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HILLSVILLE — The Hale-Wilkinson-Carter Foundation is on the verge of two milestones — opening the first two floors of the historic home of the late coal magnate to the public and hiring a program manager.
The original structure on Main Street next to the historic courthouse pre-dated the Civil War, but it went through a major transformation when Southwest Virginia rail and coal magnate George L. Carter renovated it to serve as the Hillsville home for him and his wife Mayetta.
Carter ran iron furnaces, set up mining operations and towns in Virginia and West Virginia, built railroad lines and supported formation of East Tennessee State University with the donation of land and money.
The Carter Home Foundation has worked for years to remove vestiges of the county offices that the place housed for more than three decades and to reopen it as a community center and tourist destination.
Business development specialist Dallas Garrett coordinated the renovation and use of grants at the home.
With available grants almost exhausted and work in the lower floors of the house almost done, foundation members have turned their attention to find an employee to coordinate activities at the home.
About $260,000 worth of renovations are nearly wrapped up, Garrett estimated. That leaves about $380,000 for the upper three floors.
“The first and second floors are just about ready to go,” he said. “We figure by the time we get this process of hiring a manager finished by August, we’ll be ready to go.”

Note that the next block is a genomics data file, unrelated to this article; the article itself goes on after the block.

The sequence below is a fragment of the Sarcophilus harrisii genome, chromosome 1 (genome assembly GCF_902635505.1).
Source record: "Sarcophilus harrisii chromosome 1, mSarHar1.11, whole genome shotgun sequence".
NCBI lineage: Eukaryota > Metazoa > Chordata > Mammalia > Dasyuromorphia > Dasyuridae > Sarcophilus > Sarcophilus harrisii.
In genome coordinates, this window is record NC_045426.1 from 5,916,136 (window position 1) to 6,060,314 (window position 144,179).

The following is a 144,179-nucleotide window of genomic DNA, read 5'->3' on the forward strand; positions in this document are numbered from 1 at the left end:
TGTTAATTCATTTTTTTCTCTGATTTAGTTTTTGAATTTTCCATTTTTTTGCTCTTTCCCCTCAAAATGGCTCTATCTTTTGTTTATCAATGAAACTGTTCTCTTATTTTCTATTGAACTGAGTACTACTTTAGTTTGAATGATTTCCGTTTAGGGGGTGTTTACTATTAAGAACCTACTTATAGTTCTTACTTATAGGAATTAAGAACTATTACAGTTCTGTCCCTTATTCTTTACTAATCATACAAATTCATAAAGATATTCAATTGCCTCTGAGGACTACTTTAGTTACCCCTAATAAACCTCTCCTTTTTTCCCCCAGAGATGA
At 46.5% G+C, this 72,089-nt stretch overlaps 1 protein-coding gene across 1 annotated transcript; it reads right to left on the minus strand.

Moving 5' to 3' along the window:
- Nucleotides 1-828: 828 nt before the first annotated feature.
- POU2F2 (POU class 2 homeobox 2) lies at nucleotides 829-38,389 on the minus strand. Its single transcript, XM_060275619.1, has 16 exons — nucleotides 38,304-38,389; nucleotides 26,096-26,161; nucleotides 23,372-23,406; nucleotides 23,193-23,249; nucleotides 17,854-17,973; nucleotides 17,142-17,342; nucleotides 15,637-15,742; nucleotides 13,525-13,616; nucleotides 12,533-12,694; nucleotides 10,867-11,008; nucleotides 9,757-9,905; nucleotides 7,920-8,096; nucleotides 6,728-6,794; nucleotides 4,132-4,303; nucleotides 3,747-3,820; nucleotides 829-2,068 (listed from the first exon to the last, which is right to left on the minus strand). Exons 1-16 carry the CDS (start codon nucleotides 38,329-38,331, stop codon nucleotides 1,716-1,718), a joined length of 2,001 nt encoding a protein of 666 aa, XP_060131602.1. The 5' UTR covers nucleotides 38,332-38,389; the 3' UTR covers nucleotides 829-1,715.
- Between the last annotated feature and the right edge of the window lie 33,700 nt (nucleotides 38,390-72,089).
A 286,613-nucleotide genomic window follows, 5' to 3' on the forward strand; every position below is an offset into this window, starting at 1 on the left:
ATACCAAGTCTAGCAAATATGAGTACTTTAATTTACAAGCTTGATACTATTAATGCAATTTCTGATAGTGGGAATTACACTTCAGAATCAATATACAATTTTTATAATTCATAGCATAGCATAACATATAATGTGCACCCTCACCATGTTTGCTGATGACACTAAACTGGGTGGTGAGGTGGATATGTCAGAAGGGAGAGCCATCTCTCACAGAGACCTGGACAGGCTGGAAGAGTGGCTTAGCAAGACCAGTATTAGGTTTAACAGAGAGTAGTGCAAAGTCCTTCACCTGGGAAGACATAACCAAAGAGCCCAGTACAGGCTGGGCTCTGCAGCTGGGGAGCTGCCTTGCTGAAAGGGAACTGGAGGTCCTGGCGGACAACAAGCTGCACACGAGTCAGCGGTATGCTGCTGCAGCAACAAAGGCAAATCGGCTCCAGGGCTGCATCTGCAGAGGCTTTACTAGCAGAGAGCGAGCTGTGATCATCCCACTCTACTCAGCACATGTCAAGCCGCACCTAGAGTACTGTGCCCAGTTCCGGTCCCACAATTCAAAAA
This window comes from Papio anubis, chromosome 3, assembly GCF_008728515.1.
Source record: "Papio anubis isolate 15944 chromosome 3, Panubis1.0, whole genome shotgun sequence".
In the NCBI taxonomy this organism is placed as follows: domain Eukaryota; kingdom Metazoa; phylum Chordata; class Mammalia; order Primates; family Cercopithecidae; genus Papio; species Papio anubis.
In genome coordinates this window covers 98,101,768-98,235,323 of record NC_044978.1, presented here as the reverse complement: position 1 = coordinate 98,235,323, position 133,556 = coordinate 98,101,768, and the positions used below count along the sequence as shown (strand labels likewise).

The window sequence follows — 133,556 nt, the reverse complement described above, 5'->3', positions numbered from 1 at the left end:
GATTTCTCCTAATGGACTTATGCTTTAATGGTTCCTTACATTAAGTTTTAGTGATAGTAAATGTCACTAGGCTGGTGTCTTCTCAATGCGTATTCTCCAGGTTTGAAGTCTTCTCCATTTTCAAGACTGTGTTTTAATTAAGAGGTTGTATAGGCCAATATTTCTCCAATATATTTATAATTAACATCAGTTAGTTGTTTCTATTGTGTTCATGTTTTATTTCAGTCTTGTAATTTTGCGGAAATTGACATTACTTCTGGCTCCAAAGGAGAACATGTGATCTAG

He expects the foundation to be able to start scheduling events by late August or early September.
“By the end of the first year, we’d like to have one event per day scheduled,” Garrett said. “That’s pretty aggressive.”
Arts, music, crafts, history, weddings, tour bus visits, and bed and breakfast services are activities that the foundation has discussed hosting.
Garrett believes that the Carter Home will be like the historic courthouse next door — a point of interest for tourists and travelers, a destination.
About 40 volunteers have been working on the building, along with hired contractors. Garrett says he’s going to start looking for appliance donations soon.
The Carter Home foundation recently started advertising for an employee to coordinate educational and special events, tours and to manage daily activities and arrange for food and beverage services.
The pay is listed as $1,000 per month for the first three months, then Garrett envisions that the manager will receive a commission of 20 percent of profits from the events.
“We’re hoping we get somebody excited about this that will come in.”
Garrett expects the $380,000 needed to continue renovations will come in fairly quickly once the Carter Home is operating again.
Employment opportunities may grow if the home reaches the goal of an everyday event, he said. The home might need staff members such as a maintenance person and gardener.
As a volunteer since 2002, Janette Thompson believes opportunities for the Carter Home are endless.
Her brother worked in Carter’s mines, and she can remember family members getting their tonsils out at the hospital of the mining community of Caretta because her brother’s insurance was good there.
Bringing bus tours in and completing the kitchen work are two things that need to happen to make the place a success.
“With all the buses going down the interstate, surely we can pull some of those off, especially when they have another day to get to the beach,” she said.
She can’t remember a day when people haven’t come up to her, saying they were from Iowa or St. Louis, to ask about the house.
Thompson can also see dining out on the wraparound porch, one level above the street.
If she were 40 years younger, she might have tried for the program manager position herself, because she’s invested a lot of time in the home and wants it to become successful.
“We need to get the events going,” Thompson said. “We need to come up with something that’s our specialty.”